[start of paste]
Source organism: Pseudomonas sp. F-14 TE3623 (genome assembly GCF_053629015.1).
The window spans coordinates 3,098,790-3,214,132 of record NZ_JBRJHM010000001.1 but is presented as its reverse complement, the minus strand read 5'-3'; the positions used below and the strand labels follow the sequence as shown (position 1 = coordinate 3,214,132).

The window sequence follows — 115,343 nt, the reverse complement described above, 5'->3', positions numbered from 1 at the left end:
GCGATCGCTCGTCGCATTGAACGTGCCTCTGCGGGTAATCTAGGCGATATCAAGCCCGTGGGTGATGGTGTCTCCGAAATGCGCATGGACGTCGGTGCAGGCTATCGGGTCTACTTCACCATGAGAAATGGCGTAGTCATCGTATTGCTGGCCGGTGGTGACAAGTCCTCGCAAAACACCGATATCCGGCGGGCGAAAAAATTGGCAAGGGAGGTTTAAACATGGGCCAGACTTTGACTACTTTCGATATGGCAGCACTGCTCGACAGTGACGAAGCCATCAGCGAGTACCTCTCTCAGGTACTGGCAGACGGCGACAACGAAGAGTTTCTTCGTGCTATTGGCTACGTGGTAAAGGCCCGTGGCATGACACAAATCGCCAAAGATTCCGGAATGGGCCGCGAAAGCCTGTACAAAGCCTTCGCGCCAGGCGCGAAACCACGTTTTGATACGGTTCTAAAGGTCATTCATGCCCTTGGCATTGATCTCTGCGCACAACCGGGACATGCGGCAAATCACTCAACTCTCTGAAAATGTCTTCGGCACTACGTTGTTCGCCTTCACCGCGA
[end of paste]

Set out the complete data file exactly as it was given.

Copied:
Source organism: Pseudomonas sp. F-14 TE3623 (genome assembly GCF_053629015.1).
The window spans coordinates 3,098,790-3,214,132 of record NZ_JBRJHM010000001.1 but is presented as its reverse complement, the minus strand read 5'-3'; the positions used below and the strand labels follow the sequence as shown (position 1 = coordinate 3,214,132).

The window sequence follows — 115,343 nt, the reverse complement described above, 5'->3', positions numbered from 1 at the left end:
GCGATCGCTCGTCGCATTGAACGTGCCTCTGCGGGTAATCTAGGCGATATCAAGCCCGTGGGTGATGGTGTCTCCGAAATGCGCATGGACGTCGGTGCAGGCTATCGGGTCTACTTCACCATGAGAAATGGCGTAGTCATCGTATTGCTGGCCGGTGGTGACAAGTCCTCGCAAAACACCGATATCCGGCGGGCGAAAAAATTGGCAAGGGAGGTTTAAACATGGGCCAGACTTTGACTACTTTCGATATGGCAGCACTGCTCGACAGTGACGAAGCCATCAGCGAGTACCTCTCTCAGGTACTGGCAGACGGCGACAACGAAGAGTTTCTTCGTGCTATTGGCTACGTGGTAAAGGCCCGTGGCATGACACAAATCGCCAAAGATTCCGGAATGGGCCGCGAAAGCCTGTACAAAGCCTTCGCGCCAGGCGCGAAACCACGTTTTGATACGGTTCTAAAGGTCATTCATGCCCTTGGCATTGATCTCTGCGCACAACCGGGACATGCGGCAAATCACTCAACTCTCTGAAAATGTCTTCGGCACTACGTTGTTCGCCTTCACCGCGA